Lenses in projectors are sometimes fluted, sometimes frosted(texturized), and sometimes fresnel. Fresnel lenses appear to have concentric circles like a tree trunk. These are all ways of changing the output, usually having the effect of a more diffuse, even, and uniform output. Some lenses are instead clear, with areas of fluting, frosting, or lines shaped into the glass for a desired amount or area or light throw or distortion. Sometimes a cutout on the very lip of the lens is enough to change the output. Many lenses are directional, in that they must be oriented to their intended rotation in order to put such features to use. If your fluting is in the wrong area or angle, it can throw glare to an undesired location of the beam pattern.

The lens end of a projector looks like this: You can see the Fresnel concentric circles in this 06 wrx projector lens easily:


A clear lens will be more intense, but less even and have a crisp, colorful cutoff at certain focal spacing. This is seen as desirable to some, as certain brands or models of cars are often associated with particular cutoff color. This is where the misconception of colored HIDs comes from. OEM HID is all very white; it's a prismatic effect of the projector lens that makes them flicker in particular colors... and with some systems, there is no colored cutoff at all. Cutoff color or flare is widely discussed in HID enthusiast communities, but it's even more widely misinterpreted by less knowledgeable HID purchasers. It serves NO purpose in lighting performance to the driver using it.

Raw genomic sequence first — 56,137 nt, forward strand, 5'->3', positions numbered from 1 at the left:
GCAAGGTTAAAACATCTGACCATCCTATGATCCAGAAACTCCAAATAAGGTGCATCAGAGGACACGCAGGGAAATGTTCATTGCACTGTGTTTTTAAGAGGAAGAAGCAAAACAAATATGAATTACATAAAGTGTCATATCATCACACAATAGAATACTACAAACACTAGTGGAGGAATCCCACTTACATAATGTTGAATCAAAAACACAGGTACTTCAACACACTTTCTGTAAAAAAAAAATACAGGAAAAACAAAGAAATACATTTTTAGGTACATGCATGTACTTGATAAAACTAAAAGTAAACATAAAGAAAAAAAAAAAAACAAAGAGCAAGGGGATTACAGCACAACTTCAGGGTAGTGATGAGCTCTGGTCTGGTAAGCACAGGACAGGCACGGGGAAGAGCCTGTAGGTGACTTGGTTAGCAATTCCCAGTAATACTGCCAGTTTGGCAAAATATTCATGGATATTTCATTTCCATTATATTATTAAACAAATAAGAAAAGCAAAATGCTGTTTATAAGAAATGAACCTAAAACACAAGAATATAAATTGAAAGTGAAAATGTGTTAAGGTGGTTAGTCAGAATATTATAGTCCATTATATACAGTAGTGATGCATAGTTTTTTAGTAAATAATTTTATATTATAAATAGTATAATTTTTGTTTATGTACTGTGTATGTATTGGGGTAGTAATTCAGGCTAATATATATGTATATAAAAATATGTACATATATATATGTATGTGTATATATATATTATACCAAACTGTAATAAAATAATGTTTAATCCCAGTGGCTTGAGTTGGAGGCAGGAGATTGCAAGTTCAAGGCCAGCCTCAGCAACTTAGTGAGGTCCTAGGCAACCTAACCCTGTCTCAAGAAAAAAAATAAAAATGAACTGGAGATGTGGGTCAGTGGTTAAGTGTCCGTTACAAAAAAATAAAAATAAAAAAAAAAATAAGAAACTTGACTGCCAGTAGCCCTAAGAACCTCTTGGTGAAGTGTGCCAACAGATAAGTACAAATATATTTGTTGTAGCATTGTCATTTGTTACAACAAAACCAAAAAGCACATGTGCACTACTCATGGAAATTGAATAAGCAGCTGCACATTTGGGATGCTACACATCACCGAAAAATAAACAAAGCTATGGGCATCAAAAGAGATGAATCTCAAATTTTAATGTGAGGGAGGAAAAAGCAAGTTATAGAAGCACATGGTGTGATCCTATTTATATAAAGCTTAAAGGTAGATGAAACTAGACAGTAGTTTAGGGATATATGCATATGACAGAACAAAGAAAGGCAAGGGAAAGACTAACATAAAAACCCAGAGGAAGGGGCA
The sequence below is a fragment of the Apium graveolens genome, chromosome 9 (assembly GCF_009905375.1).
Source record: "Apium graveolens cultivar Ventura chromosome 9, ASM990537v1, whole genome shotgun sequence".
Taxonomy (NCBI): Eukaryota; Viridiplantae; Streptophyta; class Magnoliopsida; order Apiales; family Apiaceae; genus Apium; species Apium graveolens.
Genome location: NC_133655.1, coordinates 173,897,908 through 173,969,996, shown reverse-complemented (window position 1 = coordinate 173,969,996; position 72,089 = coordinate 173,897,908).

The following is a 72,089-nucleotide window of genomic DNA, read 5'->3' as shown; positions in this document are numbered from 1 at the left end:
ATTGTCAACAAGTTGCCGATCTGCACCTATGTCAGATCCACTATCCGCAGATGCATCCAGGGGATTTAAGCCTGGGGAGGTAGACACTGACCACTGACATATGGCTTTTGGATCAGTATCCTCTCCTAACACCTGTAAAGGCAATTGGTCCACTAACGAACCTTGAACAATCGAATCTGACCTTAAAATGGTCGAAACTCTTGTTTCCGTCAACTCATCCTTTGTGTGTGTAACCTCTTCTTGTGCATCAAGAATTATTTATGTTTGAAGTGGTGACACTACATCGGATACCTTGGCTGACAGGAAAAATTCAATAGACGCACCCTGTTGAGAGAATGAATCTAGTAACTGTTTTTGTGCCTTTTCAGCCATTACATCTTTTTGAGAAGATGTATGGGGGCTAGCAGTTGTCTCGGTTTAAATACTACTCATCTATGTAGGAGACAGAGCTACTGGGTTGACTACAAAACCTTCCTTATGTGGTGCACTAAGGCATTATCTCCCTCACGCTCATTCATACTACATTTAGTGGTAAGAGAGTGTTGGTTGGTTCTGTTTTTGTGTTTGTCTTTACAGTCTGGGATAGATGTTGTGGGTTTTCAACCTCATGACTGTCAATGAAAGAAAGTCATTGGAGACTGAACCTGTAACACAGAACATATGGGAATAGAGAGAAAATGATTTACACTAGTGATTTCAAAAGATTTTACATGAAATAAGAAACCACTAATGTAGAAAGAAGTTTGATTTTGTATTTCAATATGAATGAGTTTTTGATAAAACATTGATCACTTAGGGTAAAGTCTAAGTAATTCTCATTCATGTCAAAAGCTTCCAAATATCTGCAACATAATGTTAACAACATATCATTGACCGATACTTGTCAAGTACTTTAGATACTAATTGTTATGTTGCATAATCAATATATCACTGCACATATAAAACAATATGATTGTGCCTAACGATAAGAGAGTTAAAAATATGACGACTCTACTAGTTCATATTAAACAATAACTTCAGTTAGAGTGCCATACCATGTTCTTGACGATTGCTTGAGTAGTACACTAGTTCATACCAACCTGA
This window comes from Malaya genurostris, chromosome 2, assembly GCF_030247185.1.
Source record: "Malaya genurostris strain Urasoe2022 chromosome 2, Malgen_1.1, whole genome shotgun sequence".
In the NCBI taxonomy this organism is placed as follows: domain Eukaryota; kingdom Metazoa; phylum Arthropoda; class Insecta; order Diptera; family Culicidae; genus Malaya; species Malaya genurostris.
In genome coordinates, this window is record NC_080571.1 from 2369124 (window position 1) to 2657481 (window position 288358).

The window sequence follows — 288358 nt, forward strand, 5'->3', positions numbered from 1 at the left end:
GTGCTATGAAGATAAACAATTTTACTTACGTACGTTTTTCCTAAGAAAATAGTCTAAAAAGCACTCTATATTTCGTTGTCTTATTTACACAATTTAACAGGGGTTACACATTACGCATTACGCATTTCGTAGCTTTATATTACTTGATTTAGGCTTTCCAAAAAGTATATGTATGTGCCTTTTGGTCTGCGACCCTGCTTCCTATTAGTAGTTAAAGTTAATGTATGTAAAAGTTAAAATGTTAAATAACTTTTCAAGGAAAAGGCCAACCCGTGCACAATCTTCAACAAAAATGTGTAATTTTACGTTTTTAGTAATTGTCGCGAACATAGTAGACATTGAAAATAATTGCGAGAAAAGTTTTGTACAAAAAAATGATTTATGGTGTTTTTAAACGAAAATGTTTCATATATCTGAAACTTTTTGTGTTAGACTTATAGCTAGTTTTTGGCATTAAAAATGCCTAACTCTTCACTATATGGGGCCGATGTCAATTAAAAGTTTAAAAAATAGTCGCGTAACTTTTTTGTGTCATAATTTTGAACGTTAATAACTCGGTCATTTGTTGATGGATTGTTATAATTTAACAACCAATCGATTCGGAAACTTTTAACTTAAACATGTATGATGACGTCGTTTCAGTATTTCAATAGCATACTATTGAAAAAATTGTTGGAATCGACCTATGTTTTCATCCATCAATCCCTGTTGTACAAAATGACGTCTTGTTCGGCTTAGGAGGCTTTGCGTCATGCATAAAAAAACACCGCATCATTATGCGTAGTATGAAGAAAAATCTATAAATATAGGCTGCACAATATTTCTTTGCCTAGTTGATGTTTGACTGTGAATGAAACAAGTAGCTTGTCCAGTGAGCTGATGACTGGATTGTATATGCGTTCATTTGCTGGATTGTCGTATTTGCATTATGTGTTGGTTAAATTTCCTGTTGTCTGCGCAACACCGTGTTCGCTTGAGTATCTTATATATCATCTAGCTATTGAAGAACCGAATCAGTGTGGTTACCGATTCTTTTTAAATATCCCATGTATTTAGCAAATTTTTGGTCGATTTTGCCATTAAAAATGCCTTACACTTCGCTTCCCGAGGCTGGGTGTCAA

The functional importance of lighting optics- whichever their design- is paramount. It puts the light where it needs to be, and keeps it from going where it shouldn't. It does this with great specificity and intense amounts of design and engineering, and must be done with a deep understanding of physical science, optics, and human vision. When you change anything in the lighting system, the optics determine the change in output that systematic change will affect. Sharper, brighter, or wider are NOT universally better characteristics of a lighting system. A problem in the optics directly affects the output of the lamp system and these effects are as wide ranging as there are possibilities to change the system. With optics, there's hardly any change that can make things better unless the optics are upgraded to focus on the change, speaking literally and figuratively.


To simplify:

The optics is the society, culture, and effects of partying- the context. If the party happens in a bad part of town, or a part of town where the party animals are not liked, nothing good is going to come from the party. Context can change a funny joke into a death threat. It can change a heartfelt thanks into a hateful condemnation. You need the party to be about the right thing, with the right action in mind.

------------------

The last part of the housing is the actual external housing, where the lamp is housed. Usually this is a polyurethane or ABS plastic rear housing and an acrylic or polycarbonate urethane front lens cover which is optically clear.

If the front surfaces are dirty, pitted(so pitted), hazy or warped, they will affect the beam pattern or lamp adversely. If the lamp is disassembled, say, to paint the housing cosmetic structures, it must be cleaned properly and allowed to breathe so fumes don't damage the optics inside of the housing. Just a small amount of haze from curing paint can have a large impact in the lamp efficiency and output.